Tuesday, December 21, 2004

Knocking on Rumsfeld's Door

Powerline responds to Andrew Sullivan's column explaining why Donald Rumsfeld needs to go. Powerline goes through a bunch of issues, but the overall point of contention is: If we had done X differently, could we have avoided Y bad result in Iraq? Or was Y inevitable (or at least out of Rumsfeld's hands)?

The epitome of this question is whether or not more US troops could have prevented the looting and lawlessness that characterized Iraq immediately after Hussein's government fell. Sullivan thinks the answer is yes, Powerline says no. But I don't see any reason to doubt why more US troops couldn't have stopped the looting. It's well known that looters stayed away from areas under US guard, the problem was that US troops were so overstretched we couldn't guard everything at once, or even everything important at once. If the Iraqi's are so desperate to break out into anarchy and lawlessness that they'll do it even when optimism is high and US military presence is strong, then we might as well concede defeat in Iraq now, because a democracy can never form under those circumstances. At the very least, Rumsfeld deserves blame for not giving democracy a fair shake.

But Powerline's follow-up post is far more disturbing. They write:
Sullivan finds it "blindingly obvious" that we don't have the number of troops in Iraq "needed to keep the peace, to police a country of tens of millions, to seal borders, to gain intelligence and to suppress rioting, looting and disorder." If that's our mission then, yes, it's obvious to me that we don't have enough troops. Indeed, to "police" the entire country of Iraq might require Vietnam-era troop levels. But if our mission is basically to capture and kill insurgents, train and help build up Iraqi forces, and provide enough security for elections to occur and for the elected government to assume power, then it's less than clear that our present troop levels are insufficient.

To me, this is game, set, and match in favor of the argument that we needed more troops. Why? Because the need to "keep the peace, to police a country of tens of millions, to seal borders, to gain intelligence, and to suppress rioting, looting and disorder" are prerequisites to the latter objectives. We can't expect to end the insurgency unless we secure the borders and gather intelligence. There cannot be a democracy if the nation cannot be policed. I am dumbfounded at how these issues can be separated. As I blogged earlier (quoting Robert Kagan), the looting in Iraq and the general feeling of insecurity in the region is a direct cause of the present insurgency. The two issues cannot be divided.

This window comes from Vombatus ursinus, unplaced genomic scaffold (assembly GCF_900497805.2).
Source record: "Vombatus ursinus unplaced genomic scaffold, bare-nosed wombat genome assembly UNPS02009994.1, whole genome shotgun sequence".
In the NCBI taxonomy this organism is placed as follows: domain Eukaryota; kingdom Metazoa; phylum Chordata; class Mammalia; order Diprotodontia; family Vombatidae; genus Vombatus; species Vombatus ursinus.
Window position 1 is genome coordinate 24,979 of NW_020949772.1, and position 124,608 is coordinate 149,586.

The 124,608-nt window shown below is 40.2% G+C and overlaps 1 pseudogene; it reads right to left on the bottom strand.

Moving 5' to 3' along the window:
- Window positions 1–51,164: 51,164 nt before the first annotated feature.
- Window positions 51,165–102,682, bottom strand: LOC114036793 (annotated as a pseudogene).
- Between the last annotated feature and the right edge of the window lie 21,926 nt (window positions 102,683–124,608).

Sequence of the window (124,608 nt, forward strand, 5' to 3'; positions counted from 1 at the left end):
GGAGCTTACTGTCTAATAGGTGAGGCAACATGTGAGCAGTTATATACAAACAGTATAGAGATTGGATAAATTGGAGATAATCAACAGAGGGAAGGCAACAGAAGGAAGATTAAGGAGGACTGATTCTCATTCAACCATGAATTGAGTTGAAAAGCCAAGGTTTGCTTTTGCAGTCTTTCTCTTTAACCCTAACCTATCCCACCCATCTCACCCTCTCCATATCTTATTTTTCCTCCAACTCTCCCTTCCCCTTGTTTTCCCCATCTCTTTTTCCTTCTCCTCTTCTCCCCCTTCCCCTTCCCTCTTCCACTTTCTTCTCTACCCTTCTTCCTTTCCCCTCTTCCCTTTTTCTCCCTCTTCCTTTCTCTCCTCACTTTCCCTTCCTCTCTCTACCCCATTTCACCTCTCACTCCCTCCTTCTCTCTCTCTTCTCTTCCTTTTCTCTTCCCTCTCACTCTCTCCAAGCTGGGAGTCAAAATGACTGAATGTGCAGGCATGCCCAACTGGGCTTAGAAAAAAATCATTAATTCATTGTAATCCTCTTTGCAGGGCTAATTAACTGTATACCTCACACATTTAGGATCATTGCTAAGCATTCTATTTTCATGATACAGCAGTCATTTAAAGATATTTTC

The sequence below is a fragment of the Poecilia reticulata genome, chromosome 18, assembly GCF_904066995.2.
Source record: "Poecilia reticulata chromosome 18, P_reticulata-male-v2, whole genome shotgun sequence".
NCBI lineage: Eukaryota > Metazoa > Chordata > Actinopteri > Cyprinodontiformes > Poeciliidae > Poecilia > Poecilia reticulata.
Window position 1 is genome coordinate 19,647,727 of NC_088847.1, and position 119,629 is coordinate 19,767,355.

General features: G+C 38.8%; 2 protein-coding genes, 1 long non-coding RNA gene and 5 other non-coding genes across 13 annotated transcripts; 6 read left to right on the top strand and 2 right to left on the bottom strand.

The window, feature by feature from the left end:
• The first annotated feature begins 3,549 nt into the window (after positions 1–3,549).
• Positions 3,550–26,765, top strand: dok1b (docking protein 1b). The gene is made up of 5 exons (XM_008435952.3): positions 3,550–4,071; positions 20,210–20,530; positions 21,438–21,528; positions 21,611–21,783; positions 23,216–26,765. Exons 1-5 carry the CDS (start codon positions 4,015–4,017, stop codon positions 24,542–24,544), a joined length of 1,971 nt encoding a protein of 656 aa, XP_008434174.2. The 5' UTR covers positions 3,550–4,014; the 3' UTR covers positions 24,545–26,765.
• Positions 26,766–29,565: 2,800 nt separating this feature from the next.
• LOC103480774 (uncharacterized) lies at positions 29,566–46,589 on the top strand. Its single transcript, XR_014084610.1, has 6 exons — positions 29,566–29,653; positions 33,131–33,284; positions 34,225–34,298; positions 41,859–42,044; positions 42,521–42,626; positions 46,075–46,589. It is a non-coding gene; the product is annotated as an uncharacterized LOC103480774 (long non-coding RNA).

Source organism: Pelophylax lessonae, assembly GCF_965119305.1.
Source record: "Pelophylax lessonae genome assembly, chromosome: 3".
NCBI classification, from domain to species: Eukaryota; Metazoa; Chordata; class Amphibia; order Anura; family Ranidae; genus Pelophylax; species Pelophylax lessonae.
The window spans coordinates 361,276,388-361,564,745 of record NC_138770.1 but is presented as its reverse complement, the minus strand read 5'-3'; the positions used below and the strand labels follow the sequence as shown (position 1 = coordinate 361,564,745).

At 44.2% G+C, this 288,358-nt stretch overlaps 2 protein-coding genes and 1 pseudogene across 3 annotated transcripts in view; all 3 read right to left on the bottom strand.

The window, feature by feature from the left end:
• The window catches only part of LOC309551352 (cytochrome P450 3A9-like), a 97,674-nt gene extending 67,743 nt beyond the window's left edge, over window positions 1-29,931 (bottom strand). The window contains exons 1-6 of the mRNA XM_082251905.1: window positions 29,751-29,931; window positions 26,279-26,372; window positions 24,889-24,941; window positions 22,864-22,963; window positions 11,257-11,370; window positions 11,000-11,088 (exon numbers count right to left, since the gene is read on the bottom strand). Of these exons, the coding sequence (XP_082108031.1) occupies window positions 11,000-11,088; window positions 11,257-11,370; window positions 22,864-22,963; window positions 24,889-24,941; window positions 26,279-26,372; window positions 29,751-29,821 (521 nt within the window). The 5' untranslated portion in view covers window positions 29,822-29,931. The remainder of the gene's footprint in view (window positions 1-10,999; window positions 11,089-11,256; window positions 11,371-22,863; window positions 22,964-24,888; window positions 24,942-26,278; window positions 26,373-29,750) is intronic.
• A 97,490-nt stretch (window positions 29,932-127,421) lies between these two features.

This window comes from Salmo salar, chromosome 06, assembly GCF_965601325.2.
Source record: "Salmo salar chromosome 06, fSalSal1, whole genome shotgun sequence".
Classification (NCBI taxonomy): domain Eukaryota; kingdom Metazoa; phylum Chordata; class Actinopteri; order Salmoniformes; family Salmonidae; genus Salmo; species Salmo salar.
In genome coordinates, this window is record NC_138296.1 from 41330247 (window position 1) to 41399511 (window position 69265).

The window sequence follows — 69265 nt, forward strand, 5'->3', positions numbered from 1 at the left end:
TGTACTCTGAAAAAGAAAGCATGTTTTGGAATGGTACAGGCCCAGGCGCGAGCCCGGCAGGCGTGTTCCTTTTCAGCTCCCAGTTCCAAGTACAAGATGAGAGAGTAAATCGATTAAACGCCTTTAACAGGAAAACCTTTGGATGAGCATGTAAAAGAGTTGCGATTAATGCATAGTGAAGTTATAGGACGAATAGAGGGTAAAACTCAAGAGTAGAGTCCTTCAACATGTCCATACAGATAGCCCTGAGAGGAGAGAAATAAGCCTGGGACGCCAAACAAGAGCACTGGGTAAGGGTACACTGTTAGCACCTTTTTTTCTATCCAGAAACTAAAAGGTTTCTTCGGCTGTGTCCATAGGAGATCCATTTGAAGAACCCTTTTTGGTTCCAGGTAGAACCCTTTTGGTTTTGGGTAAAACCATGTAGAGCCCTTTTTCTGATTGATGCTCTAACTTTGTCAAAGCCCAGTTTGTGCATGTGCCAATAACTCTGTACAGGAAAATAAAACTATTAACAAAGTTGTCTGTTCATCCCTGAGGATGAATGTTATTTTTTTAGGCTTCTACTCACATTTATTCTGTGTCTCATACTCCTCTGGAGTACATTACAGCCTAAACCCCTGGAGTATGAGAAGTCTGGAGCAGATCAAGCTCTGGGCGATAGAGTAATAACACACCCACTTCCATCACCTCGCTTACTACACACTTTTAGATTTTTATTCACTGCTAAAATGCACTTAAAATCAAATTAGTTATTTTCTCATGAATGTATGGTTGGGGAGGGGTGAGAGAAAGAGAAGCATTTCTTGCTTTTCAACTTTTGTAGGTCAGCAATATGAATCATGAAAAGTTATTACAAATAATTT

"The most tragic [of the Bush administration's failures] was the failure in the early days after the invasion to fulfill the 'first duty' of an occupying power: providing basic security. Much has been made of the looting that occurred immediately after the fall of Saddam Hussein's regime, but Feldman notes the essential point: by allowing the looting to proceed, American forces sent a clear message 'that the United States was not in charge, and that no one else was, either.' Iraqis had to seek security for themselves in what was for a time a state of anarchy, and it was hardly surprising that they turned to their own kind for protection. Feldman says that it was not 'ancient' ethnic and religious differences that empowered armed militias, but the human instinct for survival. 'Had there been half a million U.S. troops on the ground,' he insists, 'it is highly likely that there would have been little looting, no comparable sense of insecurity and therefore a reduced need for denominational identities to become as dominant as they quickly did.'"

Rumsfeld and his allies still view this as solely a military conflict. In doing so, they neglect the other causes and issues that relate to the war on terrorism, and this blindspot has manifested itself in terms of increased instability in the anti-terror frontlines. We need a secretary of defense who sees the war holistically, and has a plan for winning it. Sure, having a plan isn't everything. But it still is something, and that something essential to winning this war.


Anonymous said...

"Feldman says that it was not 'ancient' ethnic and religious differences that empowered armed militias, but the human instinct for survival."

There have been numerous articles suggesting that the insurgency was planned by Saddam's regime prior to the liberation. Here's just one:


Kinda blows your whole thesis if it was pre-planned and orchestrated, eh?

I'm not a military expert, but I seem to recall that there was an urgency in reaching Baghdad ASAP which was why we hop-scotched across the countryside. I can't say for sure, but perhaps it had something to do with the fear of WMDs? Remember the images of embedded reporters travelling in chemical warefare suits?

Even if we had more troops in Kuwait, it may have been impossible to get them into Baghdad before the looting erupted. IRC, Kuwait was already stretched to the limit in terms of how much logistics it could handle.

Finally, from what I've read about war and history, many of what we consider victories today skated very dangerously close to being utter disasters. All those complaints against Rumsfeld appear to be from armchair strategists. Yet many of their predictions (instant quagmire, tens of thousands troops dead, Afghanistan being the graveyard of empires, yada yada) have been proven false by Rumsfeld.

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